Selling arms to Arab countries is a reason why people and civil institutions in these countries consider their governments as US stooges. The first idea that occurs to one’s mind is that insecurity in countries buying US arms is in favor of Washington’s interests because it will give legitimacy to US presence in those countries as an “agent of order” in the international system of power distribution. Meanwhile, in case of international stability, there will be no need to US power. This is also another factor, in addition to the usual US logic about existence of external enemy, which can foster national unity in a country which has been already swept by anti-Wall Street (or anti-Capitalism) civil movement.
According to the next scenario, the United States is arming Middle Eastern countries in order to find a justification for selling more arms to Tel Aviv. Since selling arms to regional states is considered by the world’s public opinion as a threat to Israel and its military system, Washington will be then seem justified to sell more arms to Israel as well. The United States has no theoretical logic or paradigm in its effort to boost military power of Israel and the only means it can justify that is through militarization of other Middle Eastern states. In other words, to convince the world’s public opinion to sympathize with Israel and accept its effort at military buildup, the United States needs a powerful reason. An arms race among neighboring countries of Israel will provide good grounds to justify more weapons sales to Tel Aviv.
The US economy is currently grappling with one of the worst instances of stagnation in its history and some analysts have even drawn an analogy to the severe economic crisis in 1929. Therefore, in order to reinvigorate its economy by generating wealth and increasing gross domestic product as well as to solve such dire social problems as unemployment, poverty, and civil unrest, the US government needs to give its national economy necessary impetus to get out of the current critical situation. Injecting money into the US ailing economy is a factor which can relatively help it to cope with the existing problems.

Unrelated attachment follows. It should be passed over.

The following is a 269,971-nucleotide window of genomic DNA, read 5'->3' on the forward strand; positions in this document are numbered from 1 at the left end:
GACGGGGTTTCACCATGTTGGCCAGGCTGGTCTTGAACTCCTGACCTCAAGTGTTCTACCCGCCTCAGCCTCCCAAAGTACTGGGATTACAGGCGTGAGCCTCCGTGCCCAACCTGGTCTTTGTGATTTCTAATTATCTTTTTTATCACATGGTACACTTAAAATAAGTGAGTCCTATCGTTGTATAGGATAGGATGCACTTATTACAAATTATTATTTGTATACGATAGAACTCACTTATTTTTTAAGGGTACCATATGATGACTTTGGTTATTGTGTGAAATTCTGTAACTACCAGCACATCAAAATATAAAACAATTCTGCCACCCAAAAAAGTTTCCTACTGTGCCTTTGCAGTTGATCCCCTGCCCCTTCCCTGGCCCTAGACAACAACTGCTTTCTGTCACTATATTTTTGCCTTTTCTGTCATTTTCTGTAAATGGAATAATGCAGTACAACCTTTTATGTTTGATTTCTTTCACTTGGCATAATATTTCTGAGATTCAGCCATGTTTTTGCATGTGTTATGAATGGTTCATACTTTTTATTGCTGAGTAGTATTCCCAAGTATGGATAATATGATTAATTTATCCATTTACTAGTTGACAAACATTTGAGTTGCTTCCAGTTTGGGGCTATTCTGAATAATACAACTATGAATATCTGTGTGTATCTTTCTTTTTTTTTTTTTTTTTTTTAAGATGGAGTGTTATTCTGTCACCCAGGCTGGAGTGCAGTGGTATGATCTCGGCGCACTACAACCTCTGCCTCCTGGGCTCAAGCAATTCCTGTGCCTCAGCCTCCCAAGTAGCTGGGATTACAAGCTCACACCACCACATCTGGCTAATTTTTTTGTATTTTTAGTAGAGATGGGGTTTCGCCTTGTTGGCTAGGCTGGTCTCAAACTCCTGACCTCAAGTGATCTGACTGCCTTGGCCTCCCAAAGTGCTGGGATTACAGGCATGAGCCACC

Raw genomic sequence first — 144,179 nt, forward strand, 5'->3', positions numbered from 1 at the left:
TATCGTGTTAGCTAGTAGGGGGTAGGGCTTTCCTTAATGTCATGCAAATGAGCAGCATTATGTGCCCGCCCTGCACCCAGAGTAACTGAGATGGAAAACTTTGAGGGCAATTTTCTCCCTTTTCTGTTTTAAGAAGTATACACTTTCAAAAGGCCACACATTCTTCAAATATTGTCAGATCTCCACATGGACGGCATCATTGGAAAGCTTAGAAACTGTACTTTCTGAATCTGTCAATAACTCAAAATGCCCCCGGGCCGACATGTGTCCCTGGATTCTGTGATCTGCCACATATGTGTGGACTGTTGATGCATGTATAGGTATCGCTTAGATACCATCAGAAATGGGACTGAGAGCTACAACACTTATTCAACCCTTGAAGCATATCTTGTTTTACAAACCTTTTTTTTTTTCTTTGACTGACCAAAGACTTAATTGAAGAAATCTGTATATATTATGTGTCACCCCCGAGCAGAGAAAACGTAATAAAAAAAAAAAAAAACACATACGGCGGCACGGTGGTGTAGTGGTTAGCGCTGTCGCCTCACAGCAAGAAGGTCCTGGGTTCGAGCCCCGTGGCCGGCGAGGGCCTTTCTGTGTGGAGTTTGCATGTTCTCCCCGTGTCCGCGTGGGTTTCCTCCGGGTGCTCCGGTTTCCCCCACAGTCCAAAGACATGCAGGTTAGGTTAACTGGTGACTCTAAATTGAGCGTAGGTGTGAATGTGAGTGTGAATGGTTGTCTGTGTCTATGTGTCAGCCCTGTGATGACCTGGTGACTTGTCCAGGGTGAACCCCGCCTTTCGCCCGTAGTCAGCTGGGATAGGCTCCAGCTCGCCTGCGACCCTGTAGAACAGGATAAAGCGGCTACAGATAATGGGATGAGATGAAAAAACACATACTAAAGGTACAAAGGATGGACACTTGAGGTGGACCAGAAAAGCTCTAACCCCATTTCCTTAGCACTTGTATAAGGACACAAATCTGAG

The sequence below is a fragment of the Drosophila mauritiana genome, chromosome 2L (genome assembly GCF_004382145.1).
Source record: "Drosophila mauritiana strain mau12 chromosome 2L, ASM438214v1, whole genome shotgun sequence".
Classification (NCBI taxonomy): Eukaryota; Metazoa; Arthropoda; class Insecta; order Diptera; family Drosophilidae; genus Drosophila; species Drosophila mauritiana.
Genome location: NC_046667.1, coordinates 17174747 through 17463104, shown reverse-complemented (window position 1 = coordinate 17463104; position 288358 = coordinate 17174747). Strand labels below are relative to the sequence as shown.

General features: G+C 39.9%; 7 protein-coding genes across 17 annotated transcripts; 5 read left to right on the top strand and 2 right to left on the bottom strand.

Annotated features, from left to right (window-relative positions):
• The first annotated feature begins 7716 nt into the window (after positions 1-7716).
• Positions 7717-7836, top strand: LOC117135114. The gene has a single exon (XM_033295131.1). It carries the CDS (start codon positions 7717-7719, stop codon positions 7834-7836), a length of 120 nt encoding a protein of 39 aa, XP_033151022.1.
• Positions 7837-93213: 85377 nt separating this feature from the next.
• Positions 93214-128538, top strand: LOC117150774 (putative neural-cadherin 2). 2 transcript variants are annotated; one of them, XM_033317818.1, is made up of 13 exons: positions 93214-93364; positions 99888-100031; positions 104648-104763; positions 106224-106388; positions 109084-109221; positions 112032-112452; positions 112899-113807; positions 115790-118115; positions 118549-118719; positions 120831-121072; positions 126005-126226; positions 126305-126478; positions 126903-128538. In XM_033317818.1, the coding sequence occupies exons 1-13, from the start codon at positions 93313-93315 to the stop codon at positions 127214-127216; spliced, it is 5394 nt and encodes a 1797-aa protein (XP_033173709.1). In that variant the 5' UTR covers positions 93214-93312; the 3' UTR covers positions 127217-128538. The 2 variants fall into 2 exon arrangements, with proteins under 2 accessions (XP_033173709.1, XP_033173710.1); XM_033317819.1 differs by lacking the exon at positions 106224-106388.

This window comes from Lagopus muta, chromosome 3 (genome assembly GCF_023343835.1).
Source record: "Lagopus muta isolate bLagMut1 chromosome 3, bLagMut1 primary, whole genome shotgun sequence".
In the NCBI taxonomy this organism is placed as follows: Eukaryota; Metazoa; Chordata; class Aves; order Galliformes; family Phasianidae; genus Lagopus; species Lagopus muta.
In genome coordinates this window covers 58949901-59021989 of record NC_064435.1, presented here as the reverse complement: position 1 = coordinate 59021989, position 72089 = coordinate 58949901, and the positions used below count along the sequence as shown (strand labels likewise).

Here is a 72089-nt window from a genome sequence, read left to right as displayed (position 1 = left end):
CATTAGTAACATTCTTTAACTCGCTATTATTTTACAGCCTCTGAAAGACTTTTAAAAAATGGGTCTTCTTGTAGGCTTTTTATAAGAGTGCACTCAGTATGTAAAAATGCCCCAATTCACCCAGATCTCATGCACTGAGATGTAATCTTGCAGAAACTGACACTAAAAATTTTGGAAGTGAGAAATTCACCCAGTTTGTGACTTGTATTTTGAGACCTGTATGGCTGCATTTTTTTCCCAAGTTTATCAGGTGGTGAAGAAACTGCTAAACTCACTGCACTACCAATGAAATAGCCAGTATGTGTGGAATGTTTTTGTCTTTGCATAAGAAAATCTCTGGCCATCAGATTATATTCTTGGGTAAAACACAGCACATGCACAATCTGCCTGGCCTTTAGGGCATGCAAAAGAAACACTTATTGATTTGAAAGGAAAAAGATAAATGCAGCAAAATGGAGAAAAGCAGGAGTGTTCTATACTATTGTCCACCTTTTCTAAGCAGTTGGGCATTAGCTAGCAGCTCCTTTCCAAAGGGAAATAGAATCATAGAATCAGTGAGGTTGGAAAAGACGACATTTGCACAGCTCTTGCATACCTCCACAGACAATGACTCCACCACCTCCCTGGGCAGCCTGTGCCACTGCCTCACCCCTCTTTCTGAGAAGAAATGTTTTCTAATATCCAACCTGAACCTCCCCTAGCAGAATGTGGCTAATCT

It is only due to lack of diplomatic finesse or subservience that the political elites in regional countries have easily ignored this issue which is perhaps one of the main goals behind the US effort to encourage arms race in the Middle East. By pursuing this policy, the United States has not only been spreading instability in the region under the pretext of bolstering stability, but also been covering up the dire situation of its national economy as an arms race in the Middle East is a good way out of the current critical conditions for Washington.
The remarks of the White House spokesman after announcement of the arms deal with Saudi Arabia can further corroborate this scenario. He said, the military contract with Saudi Arabia will create more than 50,000 jobs in the United States and contribute 3.5 billion dollars a year to the US economy. It, therefore, goes without saying that the United States may use any excuse to encourage regional countries buy more weapons. That excuse may be a hypothetical threat from Iran, the necessity of creating stability and new world order, bolstering military strength of Israel, instilling hegemonic stability in the world, a regional arms race, or any other conceivable excuse.
Expert on International Issues
Source: Borhan News Site